To clarify something, I am not claiming that either paper is wrong.

      • @MM: It looks to me like Romps et al’s calculation entails a 12% increase in the rate of evapotranspirative cooling of the Earth surface, if the proportionalities that I refer to do in fact remain constant, as I think their analysis implicitly assumes.

        The 12% refers to an increase in lightning. How does more lightning cool the Earth faster by any means, let alone evapotranspirative cooling?

      • @Pratt

        How’s the attempt to duplicate the Woods experiment coming along?

        Some experimental science sure would be nice instead of narrative science with no falsifiable predictions.

        Which kind are you taking to AGU this year?

      • Vaughan Pratt | December 20, 2014 at 2:12 am |

        @MM: It looks to me like Romps et al’s calculation entails a 12% increase in the rate of evapotranspirative cooling of the Earth surface, if the proportionalities that I refer to do in fact remain constant, as I think their analysis implicitly assumes.

        The 12% refers to an increase in lightning. How does more lightning cool the Earth faster by any means, let alone evapotranspirative cooling?

        How did you manage to ignore the phrase “if the proportionalities that I refer to do in fact remain constant”?

        One might easily guess that more lightning probably means more rain and more rain means more evapotranspiration. If the proportion of lightning to rain remains constant.

        Read harder.

      • Except that when you look at the reported precipitation from surface stations, there is no real trend, looks more drunken walk, I will note that reported precipitation is less rigorous than temps, and we all know how poor that is over longer time periods.

  37. Donald Morton, thanks for sharing your knowledge in a well-thought-out article that clarifies many contentious issues. In particular you took great pains to avoid bias and emotional language. Congratulations.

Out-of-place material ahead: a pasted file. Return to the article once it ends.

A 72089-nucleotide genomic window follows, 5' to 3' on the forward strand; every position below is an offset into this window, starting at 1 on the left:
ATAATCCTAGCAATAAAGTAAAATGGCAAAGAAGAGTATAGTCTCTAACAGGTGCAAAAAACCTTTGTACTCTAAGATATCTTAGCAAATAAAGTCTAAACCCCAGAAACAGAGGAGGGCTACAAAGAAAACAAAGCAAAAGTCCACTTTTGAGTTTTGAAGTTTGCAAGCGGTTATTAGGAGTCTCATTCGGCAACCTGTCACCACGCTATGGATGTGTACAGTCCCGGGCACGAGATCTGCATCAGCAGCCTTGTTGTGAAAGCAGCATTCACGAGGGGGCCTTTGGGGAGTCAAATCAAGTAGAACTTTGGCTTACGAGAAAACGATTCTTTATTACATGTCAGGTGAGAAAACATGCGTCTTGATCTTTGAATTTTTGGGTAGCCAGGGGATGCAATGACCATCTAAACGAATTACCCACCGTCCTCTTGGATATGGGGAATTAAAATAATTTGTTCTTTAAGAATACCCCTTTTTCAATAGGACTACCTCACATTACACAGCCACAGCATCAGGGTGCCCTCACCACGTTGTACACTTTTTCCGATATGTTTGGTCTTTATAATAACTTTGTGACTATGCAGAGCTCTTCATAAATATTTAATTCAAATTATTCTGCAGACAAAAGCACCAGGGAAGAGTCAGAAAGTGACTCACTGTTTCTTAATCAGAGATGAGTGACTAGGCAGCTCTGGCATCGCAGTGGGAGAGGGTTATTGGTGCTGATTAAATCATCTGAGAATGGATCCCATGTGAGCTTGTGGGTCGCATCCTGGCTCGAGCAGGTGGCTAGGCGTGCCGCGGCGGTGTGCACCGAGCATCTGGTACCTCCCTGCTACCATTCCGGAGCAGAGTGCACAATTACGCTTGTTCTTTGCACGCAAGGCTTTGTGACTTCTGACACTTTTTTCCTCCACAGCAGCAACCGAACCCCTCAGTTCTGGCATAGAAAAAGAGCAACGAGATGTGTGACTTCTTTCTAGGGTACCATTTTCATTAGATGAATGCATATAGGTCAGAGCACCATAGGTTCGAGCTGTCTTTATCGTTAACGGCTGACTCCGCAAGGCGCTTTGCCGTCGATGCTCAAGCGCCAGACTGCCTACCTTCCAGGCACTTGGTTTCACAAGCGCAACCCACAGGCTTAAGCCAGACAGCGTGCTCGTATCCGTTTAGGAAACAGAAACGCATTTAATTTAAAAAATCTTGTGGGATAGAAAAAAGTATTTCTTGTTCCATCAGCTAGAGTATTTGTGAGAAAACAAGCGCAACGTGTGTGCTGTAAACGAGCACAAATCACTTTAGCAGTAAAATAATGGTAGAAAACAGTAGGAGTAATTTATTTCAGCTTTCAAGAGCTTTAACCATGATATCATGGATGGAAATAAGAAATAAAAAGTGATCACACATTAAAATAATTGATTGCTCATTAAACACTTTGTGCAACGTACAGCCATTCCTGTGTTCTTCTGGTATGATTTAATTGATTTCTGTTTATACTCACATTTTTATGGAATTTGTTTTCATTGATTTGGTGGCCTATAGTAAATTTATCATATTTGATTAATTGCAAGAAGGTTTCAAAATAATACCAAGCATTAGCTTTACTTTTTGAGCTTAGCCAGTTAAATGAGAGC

I’m sure that you took your largely amateur audience into account. You will have simplified, and used less technical language than you would have in writing for your scientific peers. However. There is nothing about having a Ph.D. that makes it easier to understand long, complex and loosely-constructed sentences. I would have enjoyed the article far more, and probably learnt more too, if you had chosen a clearer, less academic style.

    Thanks again for the many hours of preparation you put into this.

  38. Don’t be silly. The climate models create ~66% more than real lower atmosphere warming by the fake ‘back radiation’ idea, taught in US Atmospheric Science for ~50 years, coupled with the fake single -18 deg C OLR emitter idea, which provides an imaginary negative Down flux in the bowdlerised two-stream approximation (blame Sagan for this).

    They then exaggerate upper atmosphere cooling by ~36%. The final part of the fraud is that the GISS-origin models use ~35% more low level cloud albedo than reality as a fitting parameter in hind-casting. By purporting sunlit areas of ocean are much hotter than under clouds, exponential evaporation kinetics purports imaginary high future humidity – really decreasing as the atmosphere adapts to higher [CO2]/.